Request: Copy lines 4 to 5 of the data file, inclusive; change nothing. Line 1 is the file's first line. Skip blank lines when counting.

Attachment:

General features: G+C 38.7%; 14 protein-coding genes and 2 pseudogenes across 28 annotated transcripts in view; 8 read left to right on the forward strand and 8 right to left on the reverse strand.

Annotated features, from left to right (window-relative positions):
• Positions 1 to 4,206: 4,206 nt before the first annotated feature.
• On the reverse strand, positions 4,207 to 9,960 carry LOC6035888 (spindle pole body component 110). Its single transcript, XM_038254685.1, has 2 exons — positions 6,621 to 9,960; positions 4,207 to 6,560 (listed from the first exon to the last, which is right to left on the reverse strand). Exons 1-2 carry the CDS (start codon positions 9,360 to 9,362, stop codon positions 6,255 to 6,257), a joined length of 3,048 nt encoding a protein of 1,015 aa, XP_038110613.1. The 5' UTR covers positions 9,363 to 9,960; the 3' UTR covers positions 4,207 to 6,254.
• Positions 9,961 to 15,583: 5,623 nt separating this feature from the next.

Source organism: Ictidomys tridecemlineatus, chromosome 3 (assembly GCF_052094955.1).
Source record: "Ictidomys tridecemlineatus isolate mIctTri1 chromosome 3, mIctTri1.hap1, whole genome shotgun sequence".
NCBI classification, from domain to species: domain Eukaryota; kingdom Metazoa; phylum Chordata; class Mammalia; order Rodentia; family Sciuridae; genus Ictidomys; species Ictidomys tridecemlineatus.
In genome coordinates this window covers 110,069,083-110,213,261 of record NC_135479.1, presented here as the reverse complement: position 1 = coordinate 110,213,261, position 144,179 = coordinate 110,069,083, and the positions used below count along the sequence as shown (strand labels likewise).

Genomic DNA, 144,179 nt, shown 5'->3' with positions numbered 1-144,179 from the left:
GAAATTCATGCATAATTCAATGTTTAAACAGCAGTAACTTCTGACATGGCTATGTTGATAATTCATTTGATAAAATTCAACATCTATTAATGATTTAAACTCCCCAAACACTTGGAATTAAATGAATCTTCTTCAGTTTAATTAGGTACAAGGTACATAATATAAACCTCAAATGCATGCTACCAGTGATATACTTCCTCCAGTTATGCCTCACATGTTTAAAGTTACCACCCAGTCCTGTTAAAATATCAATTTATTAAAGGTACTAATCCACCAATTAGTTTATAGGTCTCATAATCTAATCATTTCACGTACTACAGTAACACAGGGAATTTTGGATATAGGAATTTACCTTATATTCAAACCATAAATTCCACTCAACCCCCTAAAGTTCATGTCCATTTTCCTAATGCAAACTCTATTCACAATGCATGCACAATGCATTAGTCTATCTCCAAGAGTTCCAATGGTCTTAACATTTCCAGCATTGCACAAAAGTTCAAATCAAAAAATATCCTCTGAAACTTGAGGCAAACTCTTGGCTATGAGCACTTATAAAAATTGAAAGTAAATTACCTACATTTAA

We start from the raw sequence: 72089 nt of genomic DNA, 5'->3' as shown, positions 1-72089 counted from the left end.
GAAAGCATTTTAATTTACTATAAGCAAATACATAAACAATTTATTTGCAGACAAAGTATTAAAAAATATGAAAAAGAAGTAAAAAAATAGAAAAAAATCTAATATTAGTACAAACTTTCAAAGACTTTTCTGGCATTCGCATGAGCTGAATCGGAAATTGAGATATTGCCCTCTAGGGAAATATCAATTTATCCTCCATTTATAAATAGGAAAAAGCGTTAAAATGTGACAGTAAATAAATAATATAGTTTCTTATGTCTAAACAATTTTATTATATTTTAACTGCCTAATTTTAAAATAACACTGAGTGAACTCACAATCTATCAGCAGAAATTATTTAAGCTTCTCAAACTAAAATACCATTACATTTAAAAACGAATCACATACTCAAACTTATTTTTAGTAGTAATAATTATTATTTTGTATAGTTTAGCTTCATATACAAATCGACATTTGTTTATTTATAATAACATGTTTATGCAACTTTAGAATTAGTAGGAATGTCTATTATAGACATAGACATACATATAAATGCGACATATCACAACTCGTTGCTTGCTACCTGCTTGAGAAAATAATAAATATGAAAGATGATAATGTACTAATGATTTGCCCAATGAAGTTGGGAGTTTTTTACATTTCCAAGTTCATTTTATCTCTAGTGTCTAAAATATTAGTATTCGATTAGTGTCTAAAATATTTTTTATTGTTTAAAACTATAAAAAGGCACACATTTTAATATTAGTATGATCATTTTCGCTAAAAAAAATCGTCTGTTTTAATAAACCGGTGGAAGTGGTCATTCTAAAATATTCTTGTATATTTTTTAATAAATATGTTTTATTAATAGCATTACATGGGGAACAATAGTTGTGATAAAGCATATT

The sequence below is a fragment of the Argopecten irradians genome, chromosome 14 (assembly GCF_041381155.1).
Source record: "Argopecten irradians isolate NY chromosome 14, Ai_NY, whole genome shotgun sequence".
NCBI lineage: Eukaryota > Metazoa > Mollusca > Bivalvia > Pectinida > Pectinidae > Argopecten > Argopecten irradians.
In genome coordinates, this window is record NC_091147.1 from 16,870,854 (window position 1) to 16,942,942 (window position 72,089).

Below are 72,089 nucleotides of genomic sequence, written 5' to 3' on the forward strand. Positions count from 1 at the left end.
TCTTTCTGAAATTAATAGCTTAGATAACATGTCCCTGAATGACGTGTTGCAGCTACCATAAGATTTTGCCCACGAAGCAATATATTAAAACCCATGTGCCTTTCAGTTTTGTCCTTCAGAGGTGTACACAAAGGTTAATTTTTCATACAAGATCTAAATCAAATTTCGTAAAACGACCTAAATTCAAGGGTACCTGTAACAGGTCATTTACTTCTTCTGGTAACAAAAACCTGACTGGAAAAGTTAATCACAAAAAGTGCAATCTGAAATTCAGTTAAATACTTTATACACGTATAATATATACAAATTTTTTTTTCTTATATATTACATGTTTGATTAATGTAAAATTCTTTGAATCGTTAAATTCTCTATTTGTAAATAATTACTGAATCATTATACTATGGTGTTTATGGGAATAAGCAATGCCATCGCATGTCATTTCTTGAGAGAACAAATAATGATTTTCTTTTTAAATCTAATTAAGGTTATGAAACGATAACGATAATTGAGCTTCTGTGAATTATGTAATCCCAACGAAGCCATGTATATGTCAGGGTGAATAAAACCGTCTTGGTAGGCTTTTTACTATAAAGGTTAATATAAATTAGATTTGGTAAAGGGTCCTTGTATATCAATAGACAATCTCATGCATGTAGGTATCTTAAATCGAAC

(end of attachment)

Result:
• On the reverse strand, positions 4,207 to 9,960 carry LOC6035888 (spindle pole body component 110). Its single transcript, XM_038254685.1, has 2 exons — positions 6,621 to 9,960; positions 4,207 to 6,560 (listed from the first exon to the last, which is right to left on the reverse strand). Exons 1-2 carry the CDS (start codon positions 9,360 to 9,362, stop codon positions 6,255 to 6,257), a joined length of 3,048 nt encoding a protein of 1,015 aa, XP_038110613.1. The 5' UTR covers positions 9,363 to 9,960; the 3' UTR covers positions 4,207 to 6,254.
• Positions 9,961 to 15,583: 5,623 nt separating this feature from the next.